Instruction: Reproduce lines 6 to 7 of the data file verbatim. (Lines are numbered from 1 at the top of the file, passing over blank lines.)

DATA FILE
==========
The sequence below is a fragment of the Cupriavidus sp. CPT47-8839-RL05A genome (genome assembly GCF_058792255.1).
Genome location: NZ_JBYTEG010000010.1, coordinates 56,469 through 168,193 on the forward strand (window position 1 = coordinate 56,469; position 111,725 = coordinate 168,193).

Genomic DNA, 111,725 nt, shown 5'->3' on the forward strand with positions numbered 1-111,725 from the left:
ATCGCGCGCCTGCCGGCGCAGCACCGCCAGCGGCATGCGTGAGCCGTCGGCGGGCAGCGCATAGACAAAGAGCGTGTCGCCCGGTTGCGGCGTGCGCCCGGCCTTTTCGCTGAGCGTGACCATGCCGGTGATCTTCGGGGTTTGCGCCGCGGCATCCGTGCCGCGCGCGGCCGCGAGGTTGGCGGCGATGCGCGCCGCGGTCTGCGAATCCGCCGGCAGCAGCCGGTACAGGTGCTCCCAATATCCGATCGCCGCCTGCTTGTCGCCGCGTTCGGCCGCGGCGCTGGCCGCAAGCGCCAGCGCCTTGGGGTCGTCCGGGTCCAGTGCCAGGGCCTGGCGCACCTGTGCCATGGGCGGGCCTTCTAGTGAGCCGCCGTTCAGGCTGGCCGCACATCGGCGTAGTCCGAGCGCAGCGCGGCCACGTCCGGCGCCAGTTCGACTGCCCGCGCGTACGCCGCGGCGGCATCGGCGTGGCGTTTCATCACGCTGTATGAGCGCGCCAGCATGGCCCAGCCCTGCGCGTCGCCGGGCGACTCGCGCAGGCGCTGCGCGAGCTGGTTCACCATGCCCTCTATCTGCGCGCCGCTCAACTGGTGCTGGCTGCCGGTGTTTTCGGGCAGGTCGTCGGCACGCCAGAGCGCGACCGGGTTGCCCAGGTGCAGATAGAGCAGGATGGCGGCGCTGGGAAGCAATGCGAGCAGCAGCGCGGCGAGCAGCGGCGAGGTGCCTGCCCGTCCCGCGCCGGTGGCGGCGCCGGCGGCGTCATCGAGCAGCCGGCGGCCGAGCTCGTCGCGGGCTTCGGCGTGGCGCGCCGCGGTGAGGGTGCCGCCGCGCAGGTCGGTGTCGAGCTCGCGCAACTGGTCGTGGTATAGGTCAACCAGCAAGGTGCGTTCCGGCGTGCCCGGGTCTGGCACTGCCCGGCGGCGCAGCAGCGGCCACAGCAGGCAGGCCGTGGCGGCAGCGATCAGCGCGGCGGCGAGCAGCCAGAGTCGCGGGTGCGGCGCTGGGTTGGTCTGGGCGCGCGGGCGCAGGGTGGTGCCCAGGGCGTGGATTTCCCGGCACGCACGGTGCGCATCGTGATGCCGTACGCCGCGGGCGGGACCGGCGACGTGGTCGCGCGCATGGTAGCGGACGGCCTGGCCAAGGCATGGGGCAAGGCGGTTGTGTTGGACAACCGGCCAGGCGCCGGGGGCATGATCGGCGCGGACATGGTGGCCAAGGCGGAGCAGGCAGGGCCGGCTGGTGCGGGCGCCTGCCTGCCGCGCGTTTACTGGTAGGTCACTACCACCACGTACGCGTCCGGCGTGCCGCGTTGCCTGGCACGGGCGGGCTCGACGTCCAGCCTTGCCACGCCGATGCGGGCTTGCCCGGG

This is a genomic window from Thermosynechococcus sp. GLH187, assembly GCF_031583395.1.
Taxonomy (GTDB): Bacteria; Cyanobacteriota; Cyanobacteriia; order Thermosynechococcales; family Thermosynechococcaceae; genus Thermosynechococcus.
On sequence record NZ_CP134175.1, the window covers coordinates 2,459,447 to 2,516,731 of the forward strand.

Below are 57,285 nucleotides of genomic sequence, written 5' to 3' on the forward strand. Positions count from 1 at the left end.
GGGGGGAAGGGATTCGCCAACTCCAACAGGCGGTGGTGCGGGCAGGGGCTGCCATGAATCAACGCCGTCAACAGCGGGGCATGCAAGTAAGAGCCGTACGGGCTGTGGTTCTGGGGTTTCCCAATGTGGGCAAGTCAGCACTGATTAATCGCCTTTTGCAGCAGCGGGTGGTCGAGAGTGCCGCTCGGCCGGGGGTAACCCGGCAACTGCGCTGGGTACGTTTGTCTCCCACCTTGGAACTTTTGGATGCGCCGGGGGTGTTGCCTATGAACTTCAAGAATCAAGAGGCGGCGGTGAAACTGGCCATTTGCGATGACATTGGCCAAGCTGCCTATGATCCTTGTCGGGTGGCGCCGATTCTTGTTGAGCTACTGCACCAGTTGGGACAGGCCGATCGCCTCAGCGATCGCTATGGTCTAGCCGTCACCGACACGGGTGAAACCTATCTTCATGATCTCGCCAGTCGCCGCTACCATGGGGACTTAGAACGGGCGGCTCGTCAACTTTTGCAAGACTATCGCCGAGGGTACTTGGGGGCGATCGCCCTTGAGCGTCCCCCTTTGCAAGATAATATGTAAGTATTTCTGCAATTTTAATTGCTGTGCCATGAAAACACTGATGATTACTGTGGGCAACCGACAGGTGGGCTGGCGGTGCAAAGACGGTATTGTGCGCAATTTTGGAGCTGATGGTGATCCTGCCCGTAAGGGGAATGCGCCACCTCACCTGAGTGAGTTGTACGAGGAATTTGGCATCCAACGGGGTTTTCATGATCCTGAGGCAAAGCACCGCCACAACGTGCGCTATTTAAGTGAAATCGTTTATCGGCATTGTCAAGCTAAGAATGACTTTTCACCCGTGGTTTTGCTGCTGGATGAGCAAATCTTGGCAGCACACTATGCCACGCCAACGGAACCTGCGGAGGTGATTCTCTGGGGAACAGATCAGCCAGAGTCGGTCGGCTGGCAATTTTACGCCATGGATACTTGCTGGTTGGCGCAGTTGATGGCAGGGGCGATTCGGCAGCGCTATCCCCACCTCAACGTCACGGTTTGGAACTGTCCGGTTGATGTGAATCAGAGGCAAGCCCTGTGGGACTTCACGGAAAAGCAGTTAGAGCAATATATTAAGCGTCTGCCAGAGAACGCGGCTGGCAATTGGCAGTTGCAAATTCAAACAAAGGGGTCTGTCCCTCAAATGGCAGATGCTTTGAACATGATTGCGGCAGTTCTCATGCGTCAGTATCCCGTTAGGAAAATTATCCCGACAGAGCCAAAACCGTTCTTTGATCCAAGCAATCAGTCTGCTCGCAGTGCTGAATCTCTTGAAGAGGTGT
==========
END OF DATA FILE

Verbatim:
Taxonomy (GTDB): Bacteria; Cyanobacteriota; Cyanobacteriia; order Thermosynechococcales; family Thermosynechococcaceae; genus Thermosynechococcus.
On sequence record NZ_CP134175.1, the window covers coordinates 2,459,447 to 2,516,731 of the forward strand.